Different options were then explored – playing with phone, reading the book, talking to person next to me, but nothing seemed to help that day.  Meanwhile, I found a 11-12 year old boy who I felt was going through the same trouble – killing the time. His mother was sitting 3-4 seats away from him. One could easily perceive his boredom/ uneasiness. I felt the urge to talk to him, but our physical separation was too much to allow this.  Our eyes met sometimes and later we even exchanged smiles but that’s all. However, after few stops, something interesting did happen.  The guy next to me stood up for his destination stop and this boy sprang up and came running to grab this window seat :)  Little did he know that this was a happy-news for me too! But soon I found him so deeply engrossed in watching the life outside the window that I decided to not disturb him (and his learning process) and I resorted to the gadget in my hand. While sifting through the images, an old puzzle caught my attention and I started thinking on improvising it.  And interestingly, the little head too had turned around and his eyes went straight onto my handset. After about 5-7 seconds, when I still found him ‘into’ the puzzle (image), the math-germ within me couldn’t be suppressed more.

“Hi”, I said.

And he looked up at me suddenly with a big & shy smile as if I had caught him doing something red-handed.

“Is it interesting?”

“What is it?”

“A Puzzle! Do you like puzzles?”

“Yes!” again with a big smile J

“Which class you are in?”  (What a silly question!)

“Seventh std.”

I handed-over the phone to him. “Ok! See if you can solve this puzzle then”

Without any hesitation, he grabbed the phone and then asked me for what exactly has to be done.

“What do you see in the image?”

“Cats, dogs and rabbits.”

“Ok. And what else?”

“They are standing on the weighing scale.”

“Ok. So?”

“But what has to be done?”

“You tell me. Anything related to weights?”

“Yes.. Their weights are given.”

 “Are the weights written everywhere?”

“Oh, haaaan, there is a question mark here,..... So do we need to find the weight read by the last scale?”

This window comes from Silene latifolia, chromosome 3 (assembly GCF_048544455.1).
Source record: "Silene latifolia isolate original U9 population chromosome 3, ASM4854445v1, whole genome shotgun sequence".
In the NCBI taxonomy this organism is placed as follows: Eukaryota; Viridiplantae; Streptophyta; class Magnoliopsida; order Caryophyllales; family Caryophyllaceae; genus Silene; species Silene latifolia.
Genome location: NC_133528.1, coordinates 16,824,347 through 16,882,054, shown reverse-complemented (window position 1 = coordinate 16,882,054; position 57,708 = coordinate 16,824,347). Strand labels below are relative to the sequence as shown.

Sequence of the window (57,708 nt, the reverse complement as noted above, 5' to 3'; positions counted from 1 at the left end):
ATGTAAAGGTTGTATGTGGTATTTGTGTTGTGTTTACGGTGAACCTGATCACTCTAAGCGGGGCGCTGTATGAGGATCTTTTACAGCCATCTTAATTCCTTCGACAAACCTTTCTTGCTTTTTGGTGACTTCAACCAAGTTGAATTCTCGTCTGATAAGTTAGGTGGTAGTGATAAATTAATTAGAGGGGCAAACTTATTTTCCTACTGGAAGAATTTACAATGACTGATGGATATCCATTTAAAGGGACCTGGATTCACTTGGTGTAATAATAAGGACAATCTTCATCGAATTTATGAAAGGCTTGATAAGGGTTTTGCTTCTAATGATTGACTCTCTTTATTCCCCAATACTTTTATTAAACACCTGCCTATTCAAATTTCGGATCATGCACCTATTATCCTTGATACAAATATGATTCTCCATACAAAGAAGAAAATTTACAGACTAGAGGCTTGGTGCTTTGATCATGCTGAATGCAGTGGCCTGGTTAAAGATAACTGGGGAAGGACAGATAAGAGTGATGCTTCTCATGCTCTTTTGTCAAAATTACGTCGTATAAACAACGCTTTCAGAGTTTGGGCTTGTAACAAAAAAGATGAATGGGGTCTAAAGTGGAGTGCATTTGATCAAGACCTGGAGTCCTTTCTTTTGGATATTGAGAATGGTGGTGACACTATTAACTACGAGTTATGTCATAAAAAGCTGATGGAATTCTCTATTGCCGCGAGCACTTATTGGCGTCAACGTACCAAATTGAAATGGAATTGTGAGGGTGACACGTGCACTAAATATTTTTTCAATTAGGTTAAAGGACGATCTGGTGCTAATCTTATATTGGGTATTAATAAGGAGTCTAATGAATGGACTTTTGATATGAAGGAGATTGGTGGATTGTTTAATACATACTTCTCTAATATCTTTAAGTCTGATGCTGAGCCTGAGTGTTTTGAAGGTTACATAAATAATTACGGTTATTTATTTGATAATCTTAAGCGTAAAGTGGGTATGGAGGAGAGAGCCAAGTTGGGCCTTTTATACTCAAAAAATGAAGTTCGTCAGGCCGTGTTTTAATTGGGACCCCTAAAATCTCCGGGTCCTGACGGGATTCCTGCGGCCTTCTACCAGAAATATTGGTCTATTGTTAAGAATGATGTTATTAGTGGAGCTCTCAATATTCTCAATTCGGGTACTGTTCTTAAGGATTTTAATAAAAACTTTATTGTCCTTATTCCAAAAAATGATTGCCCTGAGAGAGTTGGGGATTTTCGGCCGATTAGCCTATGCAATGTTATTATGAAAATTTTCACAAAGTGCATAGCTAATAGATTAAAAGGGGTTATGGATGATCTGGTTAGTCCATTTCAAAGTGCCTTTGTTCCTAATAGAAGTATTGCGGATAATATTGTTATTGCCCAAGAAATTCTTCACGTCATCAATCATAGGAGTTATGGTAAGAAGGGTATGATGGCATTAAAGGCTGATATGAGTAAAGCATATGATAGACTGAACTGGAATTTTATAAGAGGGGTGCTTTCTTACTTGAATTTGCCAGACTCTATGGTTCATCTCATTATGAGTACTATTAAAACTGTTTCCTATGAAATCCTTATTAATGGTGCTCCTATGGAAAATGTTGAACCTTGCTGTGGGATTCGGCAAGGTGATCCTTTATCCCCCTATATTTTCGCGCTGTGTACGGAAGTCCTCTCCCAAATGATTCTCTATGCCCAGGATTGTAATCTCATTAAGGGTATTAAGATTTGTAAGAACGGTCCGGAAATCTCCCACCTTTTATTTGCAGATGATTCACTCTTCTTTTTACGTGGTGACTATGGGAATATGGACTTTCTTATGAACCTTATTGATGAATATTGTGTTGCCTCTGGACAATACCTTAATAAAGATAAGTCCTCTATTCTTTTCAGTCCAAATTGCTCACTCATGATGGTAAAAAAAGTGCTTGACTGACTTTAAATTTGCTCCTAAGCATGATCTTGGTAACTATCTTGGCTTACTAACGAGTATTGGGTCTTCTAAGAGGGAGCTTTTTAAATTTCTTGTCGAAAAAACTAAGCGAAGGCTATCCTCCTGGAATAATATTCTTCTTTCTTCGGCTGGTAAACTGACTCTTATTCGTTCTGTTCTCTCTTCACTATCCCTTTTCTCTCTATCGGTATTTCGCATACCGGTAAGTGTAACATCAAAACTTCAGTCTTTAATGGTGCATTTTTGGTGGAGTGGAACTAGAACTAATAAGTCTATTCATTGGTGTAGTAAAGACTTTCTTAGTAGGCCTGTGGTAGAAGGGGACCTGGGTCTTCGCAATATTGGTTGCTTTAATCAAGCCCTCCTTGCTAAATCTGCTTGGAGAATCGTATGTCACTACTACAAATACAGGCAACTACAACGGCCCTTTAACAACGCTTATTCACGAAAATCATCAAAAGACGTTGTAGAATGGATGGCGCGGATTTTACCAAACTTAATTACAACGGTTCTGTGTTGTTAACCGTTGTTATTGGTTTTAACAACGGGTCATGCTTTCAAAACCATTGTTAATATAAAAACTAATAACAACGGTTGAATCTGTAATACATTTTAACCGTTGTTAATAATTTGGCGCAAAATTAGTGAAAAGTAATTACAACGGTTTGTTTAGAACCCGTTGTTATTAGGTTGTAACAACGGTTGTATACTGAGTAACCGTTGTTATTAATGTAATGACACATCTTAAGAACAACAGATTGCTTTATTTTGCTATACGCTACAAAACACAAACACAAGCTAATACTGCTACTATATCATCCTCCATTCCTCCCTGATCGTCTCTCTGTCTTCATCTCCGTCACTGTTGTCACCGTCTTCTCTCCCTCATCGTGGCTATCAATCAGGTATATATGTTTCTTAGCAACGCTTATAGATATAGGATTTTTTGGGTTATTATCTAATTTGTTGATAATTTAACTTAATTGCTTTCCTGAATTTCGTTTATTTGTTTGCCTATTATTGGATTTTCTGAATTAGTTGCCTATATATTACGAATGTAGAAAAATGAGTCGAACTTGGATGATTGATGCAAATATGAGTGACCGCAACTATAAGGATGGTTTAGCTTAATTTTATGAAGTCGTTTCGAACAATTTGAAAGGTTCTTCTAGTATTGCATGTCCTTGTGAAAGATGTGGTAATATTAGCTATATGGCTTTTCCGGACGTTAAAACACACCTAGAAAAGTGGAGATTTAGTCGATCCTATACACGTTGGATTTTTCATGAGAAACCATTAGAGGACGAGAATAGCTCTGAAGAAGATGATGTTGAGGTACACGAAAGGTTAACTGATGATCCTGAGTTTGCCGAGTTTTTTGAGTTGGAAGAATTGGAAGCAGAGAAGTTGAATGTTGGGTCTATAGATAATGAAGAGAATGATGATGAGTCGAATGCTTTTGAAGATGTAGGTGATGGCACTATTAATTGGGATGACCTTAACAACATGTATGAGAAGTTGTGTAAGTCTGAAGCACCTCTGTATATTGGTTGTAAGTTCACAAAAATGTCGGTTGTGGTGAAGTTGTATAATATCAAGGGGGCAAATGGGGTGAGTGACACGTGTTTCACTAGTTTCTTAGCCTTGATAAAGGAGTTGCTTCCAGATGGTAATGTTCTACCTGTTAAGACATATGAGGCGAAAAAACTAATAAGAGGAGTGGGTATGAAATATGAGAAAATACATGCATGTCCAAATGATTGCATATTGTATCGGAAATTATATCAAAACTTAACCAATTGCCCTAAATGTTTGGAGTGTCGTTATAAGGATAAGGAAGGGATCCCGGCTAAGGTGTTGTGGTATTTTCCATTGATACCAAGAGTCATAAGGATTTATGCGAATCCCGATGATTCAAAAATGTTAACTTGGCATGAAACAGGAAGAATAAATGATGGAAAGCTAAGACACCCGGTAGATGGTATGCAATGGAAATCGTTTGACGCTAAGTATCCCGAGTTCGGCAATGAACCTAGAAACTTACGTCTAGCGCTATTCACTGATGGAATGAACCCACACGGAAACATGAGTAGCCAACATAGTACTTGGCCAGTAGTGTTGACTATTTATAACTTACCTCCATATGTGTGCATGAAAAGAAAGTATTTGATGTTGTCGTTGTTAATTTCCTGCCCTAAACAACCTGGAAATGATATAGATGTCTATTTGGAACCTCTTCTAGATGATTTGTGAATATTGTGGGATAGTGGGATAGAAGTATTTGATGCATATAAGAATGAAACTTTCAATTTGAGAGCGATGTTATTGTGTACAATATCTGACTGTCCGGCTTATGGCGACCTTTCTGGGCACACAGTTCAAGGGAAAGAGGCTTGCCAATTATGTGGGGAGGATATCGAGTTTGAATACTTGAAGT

“What do you feel?”

And he now looks up at me with a confident smile (seems he was finally happy for being able to successfully trace out the question in that puzzle J )  and he further adds “But how to get this?”

“Well, this is what the puzzle is. How to solve this?”  :-)

“I don’t know!”

“Can we try to think from what is given and what is to be found?”

“Weights of animals are given at 3 places. And not given at the last place.”

“Ok.  Are all the places same?”   

“No. Weights of 2 animals are given everywhere. And we need to find the weight of 3 animals.”

“Good. So how will you find?”

“I don’t know.”

“Hmmm.... Let’s look at the first picture”

“Total weight of cat and rabbit is 10kg”

“Ok. So what do you feel what can be their weights?”

“6 and 4.”

“Ok. Who is 6kg and who is 4kg?”

“Cat is 6kg and rabbit is 4kg.”

“Fine. Then what about the dog?”

After 4-5 seconds, “16kg.”

“And how did you get that?”

Pointing at the second picture, “Because rabbit is 4kg, so dog is 16 kg.”

“Ok. Did you look at the 3rd picture?”

He looked there and after a while, “No...No... Not possible.”

“What is not possible?”

“6 and 4 is not possible.”


“Because then 6+16=22, and it is given that their total is 24.”

“Good. So what do we do then?”

“I don’t know. How to solve this?”

“Hmmm...  From where did you start last time?”

“First picture. 6 and 4.”

“Is anything else possible, if 6 and 4 does not work?”

After a while, “It can be 7 and 3 also”

“Right. But even 4 and 6 could be possible, don’t you feel so?“